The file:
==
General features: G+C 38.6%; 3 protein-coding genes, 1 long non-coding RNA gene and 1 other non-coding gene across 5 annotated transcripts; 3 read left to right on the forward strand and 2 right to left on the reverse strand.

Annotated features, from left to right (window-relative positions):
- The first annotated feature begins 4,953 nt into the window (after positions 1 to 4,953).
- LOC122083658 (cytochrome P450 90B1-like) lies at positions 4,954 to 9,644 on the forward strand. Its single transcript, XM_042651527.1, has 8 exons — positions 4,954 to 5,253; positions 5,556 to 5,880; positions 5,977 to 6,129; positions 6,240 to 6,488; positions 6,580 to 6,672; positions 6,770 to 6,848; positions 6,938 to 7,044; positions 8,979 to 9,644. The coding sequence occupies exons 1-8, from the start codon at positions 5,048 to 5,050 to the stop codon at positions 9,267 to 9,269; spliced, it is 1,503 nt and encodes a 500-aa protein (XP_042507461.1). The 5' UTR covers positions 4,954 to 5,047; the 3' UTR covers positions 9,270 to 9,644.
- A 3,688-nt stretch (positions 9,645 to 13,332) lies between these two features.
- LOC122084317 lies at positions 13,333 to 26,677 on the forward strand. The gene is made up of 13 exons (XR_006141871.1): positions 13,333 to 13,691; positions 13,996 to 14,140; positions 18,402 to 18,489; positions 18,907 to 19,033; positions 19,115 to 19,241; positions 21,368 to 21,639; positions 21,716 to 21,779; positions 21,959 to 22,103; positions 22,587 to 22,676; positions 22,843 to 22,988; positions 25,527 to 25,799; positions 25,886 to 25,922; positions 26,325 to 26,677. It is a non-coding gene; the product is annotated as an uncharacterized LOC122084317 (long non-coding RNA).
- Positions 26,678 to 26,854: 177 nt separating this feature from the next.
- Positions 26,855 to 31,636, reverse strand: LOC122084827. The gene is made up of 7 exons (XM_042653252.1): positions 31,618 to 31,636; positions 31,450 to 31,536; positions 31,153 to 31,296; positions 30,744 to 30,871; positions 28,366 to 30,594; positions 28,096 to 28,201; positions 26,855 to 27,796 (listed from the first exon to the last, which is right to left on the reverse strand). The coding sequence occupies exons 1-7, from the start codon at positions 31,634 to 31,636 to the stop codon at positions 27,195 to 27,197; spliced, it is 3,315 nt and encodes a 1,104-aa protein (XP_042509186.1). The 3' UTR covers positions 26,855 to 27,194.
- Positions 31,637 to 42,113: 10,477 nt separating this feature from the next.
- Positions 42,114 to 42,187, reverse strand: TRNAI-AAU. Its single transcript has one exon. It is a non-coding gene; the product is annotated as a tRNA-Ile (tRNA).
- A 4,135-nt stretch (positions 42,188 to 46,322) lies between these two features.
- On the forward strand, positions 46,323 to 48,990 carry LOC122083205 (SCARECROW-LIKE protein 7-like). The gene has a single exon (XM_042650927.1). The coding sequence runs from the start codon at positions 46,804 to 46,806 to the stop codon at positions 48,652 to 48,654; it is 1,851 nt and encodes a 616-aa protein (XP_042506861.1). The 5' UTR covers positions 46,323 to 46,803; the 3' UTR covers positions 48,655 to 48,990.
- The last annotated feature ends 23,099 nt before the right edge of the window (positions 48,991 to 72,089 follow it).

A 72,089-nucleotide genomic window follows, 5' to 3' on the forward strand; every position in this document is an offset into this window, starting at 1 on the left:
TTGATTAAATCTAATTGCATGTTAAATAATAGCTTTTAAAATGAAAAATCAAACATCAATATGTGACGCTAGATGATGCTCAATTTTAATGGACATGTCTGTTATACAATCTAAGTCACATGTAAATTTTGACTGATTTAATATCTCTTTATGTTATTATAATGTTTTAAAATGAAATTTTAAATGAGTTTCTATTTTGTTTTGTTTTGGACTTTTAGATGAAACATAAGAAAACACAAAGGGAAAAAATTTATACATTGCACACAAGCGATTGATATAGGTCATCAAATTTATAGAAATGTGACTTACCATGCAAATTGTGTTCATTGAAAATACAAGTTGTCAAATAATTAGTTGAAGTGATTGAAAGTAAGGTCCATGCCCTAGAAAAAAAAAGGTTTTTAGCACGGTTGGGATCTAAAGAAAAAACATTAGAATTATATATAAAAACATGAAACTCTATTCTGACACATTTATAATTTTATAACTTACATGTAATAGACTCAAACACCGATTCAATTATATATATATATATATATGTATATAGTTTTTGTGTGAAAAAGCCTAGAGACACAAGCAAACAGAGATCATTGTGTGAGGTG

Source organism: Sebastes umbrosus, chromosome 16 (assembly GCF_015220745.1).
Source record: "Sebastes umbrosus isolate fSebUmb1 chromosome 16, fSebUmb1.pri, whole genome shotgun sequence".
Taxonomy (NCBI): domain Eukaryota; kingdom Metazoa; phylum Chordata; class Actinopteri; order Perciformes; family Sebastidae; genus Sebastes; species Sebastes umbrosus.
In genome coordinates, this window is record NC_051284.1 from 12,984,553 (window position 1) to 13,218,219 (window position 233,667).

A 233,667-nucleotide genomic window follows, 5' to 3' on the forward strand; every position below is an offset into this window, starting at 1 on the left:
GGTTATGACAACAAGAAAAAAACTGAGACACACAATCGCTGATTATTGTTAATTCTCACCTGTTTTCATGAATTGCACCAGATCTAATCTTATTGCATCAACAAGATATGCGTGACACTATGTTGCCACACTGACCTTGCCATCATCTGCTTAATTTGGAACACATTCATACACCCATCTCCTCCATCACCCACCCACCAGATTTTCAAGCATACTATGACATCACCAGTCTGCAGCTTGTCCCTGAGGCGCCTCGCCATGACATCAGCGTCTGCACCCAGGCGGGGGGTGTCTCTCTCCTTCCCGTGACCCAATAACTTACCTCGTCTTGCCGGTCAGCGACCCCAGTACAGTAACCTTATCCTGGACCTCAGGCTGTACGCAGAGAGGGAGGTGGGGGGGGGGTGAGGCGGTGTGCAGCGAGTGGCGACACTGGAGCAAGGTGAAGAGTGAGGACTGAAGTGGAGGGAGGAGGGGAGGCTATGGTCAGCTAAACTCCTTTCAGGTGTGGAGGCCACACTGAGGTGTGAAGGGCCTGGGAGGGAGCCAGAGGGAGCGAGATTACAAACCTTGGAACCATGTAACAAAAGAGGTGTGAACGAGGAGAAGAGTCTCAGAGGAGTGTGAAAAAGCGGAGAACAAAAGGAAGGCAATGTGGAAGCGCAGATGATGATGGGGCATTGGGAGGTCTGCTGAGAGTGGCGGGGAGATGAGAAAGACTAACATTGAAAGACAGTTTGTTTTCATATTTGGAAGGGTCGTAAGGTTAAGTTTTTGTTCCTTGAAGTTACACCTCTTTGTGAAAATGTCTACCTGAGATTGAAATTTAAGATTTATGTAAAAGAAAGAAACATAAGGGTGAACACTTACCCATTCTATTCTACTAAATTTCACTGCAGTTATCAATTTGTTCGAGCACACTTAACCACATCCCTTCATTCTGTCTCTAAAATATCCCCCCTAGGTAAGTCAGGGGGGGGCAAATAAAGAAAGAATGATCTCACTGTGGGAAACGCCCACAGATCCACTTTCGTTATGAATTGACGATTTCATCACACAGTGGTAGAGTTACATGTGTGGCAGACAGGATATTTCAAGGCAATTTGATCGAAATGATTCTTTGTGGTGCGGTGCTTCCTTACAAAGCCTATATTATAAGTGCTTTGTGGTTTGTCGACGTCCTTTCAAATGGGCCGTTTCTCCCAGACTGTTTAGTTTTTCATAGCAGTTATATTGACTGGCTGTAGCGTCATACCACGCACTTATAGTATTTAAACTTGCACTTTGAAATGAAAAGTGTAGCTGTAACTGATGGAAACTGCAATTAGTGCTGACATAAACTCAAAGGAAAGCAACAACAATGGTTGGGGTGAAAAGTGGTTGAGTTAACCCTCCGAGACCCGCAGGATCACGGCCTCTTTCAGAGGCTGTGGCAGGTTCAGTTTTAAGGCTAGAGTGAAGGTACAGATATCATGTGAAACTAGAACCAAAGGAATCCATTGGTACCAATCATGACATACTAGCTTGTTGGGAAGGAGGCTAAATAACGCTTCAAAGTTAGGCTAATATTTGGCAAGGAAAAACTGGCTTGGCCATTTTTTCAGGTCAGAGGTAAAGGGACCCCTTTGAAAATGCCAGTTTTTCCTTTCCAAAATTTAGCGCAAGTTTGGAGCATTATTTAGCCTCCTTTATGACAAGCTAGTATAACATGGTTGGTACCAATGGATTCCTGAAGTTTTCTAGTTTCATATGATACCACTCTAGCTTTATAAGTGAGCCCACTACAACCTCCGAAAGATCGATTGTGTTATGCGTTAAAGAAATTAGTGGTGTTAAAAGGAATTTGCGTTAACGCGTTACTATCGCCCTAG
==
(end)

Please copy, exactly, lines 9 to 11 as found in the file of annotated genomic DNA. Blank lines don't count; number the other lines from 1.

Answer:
- Positions 31,637 to 42,113: 10,477 nt separating this feature from the next.
- Positions 42,114 to 42,187, reverse strand: TRNAI-AAU. Its single transcript has one exon. It is a non-coding gene; the product is annotated as a tRNA-Ile (tRNA).
- A 4,135-nt stretch (positions 42,188 to 46,322) lies between these two features.